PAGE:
It has three main settings, including single strokes, double strokes, and snare drum/kick drum patterns. The app uses your phone’s microphone to record what you’re playing, and then it has hit detection software to track your speed.

This is a fantastic app to use to measure your progress with basic rudiments. Once you know how to play a certain one, you can see how fast you can play it. You’ll get a measurement on the app, and then your new goal will be to beat that measurement over time.

This is one of those apps that you don’t really need, as you could write down your speeds on pieces of paper. However, it puts all of your progress reports into one place, making it a lot easier to keep track of.

The app also has a metronome that you can use, but it’s not the most extensive one out there.

Moises

Moises

Moises is one of the top part remover apps currently running. It has a highly extensive app, as well as a detailed web browser tool, so it’s great to use on phones and computers.

This app makes it incredibly easy to remove instrument parts from songs. Most drummers will use this app to remove drum parts so they can play to the songs without hearing them. A lot of YouTube drummers do this for their covers that they upload.

I personally use Moises often to isolate drum parts when I want to learn how to play certain songs. You can remove all the other instruments so that you only hear the drums. The app then allows you to slow down the drum parts to hear them clearly. You can also add a click track that recognizes the tempo of the song to keep you in time.

This is an incredibly useful app for all musicians, as it has tools to remove various instrument parts. It even has a built-in tool to help you write lyrics for songs. It brings up rhyming suggestions and other prompts to give you ideas.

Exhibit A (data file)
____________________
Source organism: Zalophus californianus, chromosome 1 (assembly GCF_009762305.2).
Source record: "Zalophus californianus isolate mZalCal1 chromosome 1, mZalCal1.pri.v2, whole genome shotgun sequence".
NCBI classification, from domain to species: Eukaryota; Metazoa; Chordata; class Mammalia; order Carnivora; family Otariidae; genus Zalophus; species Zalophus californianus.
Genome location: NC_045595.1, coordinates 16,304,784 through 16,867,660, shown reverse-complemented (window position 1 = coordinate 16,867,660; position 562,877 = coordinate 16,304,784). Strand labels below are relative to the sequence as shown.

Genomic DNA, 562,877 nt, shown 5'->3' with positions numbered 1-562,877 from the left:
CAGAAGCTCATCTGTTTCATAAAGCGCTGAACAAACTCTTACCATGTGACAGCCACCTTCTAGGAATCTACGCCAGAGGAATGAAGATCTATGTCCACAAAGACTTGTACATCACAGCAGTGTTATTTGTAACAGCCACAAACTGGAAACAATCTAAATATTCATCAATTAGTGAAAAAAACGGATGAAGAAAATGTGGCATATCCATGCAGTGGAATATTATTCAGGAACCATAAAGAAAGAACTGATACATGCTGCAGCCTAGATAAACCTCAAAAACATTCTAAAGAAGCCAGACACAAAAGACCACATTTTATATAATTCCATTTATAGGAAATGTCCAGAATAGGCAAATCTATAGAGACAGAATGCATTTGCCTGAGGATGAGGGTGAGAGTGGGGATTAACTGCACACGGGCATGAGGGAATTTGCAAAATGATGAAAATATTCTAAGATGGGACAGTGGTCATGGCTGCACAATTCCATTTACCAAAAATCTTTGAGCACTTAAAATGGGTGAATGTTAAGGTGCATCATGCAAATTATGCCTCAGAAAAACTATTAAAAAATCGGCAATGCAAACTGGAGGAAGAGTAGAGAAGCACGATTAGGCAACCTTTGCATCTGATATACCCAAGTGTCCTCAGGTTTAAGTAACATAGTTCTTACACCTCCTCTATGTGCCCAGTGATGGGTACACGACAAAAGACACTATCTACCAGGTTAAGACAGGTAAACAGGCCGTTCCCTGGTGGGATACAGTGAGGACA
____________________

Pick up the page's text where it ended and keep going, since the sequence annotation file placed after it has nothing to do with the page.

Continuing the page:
You pay a small monthly membership fee. It doesn’t cost much more than a coffee, so it’s highly worth it!

Metronome by Soundbrenner

Metronome by Soundbrenner

The Soundbrenner Metronome App is one of the most popular metronome apps available right now. It’s been used by hundreds of thousands of musicians all over the world, and I think it’s one of the most user-friendly options to choose to use.

The base interface that you see is very easy to understand, and it allows you to get everything working quite quickly. If you just need to have simple tempos being played, you won’t have to do any deep menu diving.

However, the app is incredibly powerful, allowing you to create a seriously wide range of rhythms to practice with.

You can create these rhythms by changing subdivisions and assigning accents in different areas. You can also change time signatures.

The app has 20 metronome sounds to pick, which is more than what most apps offer. Some of them sound awful, but most of them are decent sounds that suit the preferences of most musicians.

One of the more interesting features of the app is that you can assign visual cues. This feature will use your phone’s flashlight feature to let you know when something is about to happen. It’s also great for situations where you can’t hear the click clearly. You’ll be able to see the light flickering in time.

This is another app that has a small monthly subscription fee. I’m not a big fan of subscription fees for metronome apps, but this particular one is worth it.